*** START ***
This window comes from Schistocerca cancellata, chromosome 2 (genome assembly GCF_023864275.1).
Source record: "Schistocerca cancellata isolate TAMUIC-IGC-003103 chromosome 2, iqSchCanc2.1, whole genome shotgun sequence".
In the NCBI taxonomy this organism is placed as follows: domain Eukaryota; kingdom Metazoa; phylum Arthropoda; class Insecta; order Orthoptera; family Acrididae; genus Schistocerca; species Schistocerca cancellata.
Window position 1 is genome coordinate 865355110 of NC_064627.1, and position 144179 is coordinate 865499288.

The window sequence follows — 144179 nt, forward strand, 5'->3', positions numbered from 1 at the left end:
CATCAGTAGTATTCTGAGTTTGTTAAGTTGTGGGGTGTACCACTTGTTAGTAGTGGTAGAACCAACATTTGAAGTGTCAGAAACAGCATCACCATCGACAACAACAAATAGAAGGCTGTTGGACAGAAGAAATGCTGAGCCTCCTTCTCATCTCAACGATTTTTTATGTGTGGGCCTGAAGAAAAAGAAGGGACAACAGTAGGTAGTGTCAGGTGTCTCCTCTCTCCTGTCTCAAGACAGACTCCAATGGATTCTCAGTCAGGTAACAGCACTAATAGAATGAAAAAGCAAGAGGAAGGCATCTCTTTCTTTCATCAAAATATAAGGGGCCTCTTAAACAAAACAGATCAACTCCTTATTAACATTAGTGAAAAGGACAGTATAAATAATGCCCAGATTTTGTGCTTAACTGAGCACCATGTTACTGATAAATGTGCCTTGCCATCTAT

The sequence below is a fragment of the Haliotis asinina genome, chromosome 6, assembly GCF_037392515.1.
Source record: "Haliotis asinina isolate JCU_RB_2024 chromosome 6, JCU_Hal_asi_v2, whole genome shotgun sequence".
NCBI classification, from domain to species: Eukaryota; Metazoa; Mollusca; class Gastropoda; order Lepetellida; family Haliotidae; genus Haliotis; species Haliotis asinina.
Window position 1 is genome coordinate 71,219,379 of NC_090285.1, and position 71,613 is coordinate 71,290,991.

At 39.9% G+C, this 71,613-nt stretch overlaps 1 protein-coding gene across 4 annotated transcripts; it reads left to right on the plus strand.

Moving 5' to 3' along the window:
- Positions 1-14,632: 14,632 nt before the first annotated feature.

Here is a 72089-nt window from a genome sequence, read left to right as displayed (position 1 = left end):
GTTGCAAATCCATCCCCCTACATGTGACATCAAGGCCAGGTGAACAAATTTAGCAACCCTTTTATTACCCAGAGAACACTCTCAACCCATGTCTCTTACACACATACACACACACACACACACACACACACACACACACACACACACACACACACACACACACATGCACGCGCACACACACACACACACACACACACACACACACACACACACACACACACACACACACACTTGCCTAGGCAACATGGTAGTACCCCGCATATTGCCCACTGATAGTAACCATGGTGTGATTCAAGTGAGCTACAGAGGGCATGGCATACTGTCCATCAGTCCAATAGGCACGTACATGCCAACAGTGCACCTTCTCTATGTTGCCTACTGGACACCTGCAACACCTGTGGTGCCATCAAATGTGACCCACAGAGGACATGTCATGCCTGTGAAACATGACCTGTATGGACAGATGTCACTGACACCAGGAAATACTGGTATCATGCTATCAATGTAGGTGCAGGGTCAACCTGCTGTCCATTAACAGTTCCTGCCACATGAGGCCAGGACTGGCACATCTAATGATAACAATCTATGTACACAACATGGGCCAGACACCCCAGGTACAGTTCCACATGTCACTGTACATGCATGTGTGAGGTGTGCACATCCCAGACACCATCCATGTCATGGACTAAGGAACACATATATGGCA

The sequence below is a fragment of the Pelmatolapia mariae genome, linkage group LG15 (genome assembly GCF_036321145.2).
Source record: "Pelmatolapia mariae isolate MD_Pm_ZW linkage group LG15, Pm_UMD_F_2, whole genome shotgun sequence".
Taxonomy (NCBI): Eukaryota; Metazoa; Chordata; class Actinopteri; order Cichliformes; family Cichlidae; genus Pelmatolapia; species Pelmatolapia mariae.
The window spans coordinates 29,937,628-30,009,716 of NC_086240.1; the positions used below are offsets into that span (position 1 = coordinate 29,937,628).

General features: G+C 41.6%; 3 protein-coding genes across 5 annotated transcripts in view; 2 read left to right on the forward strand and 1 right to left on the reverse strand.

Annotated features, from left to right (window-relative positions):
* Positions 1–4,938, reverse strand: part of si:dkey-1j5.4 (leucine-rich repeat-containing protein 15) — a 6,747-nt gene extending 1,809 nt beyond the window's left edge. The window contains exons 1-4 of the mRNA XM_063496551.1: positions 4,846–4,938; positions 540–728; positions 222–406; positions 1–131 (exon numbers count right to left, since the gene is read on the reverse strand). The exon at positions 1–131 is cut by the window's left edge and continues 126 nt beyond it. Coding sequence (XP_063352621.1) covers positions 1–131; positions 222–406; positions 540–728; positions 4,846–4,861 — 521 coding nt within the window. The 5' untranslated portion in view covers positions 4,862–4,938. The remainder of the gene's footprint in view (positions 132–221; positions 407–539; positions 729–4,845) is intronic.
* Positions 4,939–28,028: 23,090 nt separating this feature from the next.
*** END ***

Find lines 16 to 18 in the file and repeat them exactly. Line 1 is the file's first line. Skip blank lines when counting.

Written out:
The sequence below is a fragment of the Pelmatolapia mariae genome, linkage group LG15 (genome assembly GCF_036321145.2).
Source record: "Pelmatolapia mariae isolate MD_Pm_ZW linkage group LG15, Pm_UMD_F_2, whole genome shotgun sequence".
Taxonomy (NCBI): Eukaryota; Metazoa; Chordata; class Actinopteri; order Cichliformes; family Cichlidae; genus Pelmatolapia; species Pelmatolapia mariae.